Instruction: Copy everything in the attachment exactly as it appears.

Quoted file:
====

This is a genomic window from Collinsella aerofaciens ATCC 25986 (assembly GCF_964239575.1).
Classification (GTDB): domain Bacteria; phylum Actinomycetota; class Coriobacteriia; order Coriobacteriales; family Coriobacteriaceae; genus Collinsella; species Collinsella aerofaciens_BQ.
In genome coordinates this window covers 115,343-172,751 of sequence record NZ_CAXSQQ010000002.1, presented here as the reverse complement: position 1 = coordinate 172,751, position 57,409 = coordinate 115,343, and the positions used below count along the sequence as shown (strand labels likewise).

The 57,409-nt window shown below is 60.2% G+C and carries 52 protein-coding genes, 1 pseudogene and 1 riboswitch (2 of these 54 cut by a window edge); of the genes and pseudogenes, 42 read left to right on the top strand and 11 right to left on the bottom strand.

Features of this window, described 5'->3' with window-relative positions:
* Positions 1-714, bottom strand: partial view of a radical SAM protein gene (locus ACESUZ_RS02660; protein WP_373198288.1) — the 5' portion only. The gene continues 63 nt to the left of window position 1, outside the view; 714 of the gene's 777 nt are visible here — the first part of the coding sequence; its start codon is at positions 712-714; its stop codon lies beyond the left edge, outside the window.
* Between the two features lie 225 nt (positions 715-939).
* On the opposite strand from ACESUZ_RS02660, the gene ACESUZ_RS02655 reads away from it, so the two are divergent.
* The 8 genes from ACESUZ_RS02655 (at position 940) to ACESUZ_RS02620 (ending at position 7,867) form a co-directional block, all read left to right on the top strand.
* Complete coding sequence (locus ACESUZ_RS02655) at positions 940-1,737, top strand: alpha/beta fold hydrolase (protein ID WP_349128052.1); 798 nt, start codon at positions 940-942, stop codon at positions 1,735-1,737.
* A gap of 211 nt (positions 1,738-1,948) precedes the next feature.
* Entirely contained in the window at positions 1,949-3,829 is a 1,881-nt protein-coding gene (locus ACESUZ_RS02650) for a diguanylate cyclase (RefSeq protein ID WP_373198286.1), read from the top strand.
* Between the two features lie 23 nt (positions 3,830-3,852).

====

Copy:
This is a genomic window from Collinsella aerofaciens ATCC 25986 (assembly GCF_964239575.1).
Classification (GTDB): domain Bacteria; phylum Actinomycetota; class Coriobacteriia; order Coriobacteriales; family Coriobacteriaceae; genus Collinsella; species Collinsella aerofaciens_BQ.
In genome coordinates this window covers 115,343-172,751 of sequence record NZ_CAXSQQ010000002.1, presented here as the reverse complement: position 1 = coordinate 172,751, position 57,409 = coordinate 115,343, and the positions used below count along the sequence as shown (strand labels likewise).

The 57,409-nt window shown below is 60.2% G+C and carries 52 protein-coding genes, 1 pseudogene and 1 riboswitch (2 of these 54 cut by a window edge); of the genes and pseudogenes, 42 read left to right on the top strand and 11 right to left on the bottom strand.

Features of this window, described 5'->3' with window-relative positions:
* Positions 1-714, bottom strand: partial view of a radical SAM protein gene (locus ACESUZ_RS02660; protein WP_373198288.1) — the 5' portion only. The gene continues 63 nt to the left of window position 1, outside the view; 714 of the gene's 777 nt are visible here — the first part of the coding sequence; its start codon is at positions 712-714; its stop codon lies beyond the left edge, outside the window.
* Between the two features lie 225 nt (positions 715-939).
* On the opposite strand from ACESUZ_RS02660, the gene ACESUZ_RS02655 reads away from it, so the two are divergent.
* The 8 genes from ACESUZ_RS02655 (at position 940) to ACESUZ_RS02620 (ending at position 7,867) form a co-directional block, all read left to right on the top strand.
* Complete coding sequence (locus ACESUZ_RS02655) at positions 940-1,737, top strand: alpha/beta fold hydrolase (protein ID WP_349128052.1); 798 nt, start codon at positions 940-942, stop codon at positions 1,735-1,737.
* A gap of 211 nt (positions 1,738-1,948) precedes the next feature.
* Entirely contained in the window at positions 1,949-3,829 is a 1,881-nt protein-coding gene (locus ACESUZ_RS02650) for a diguanylate cyclase (RefSeq protein ID WP_373198286.1), read from the top strand.
* Between the two features lie 23 nt (positions 3,830-3,852).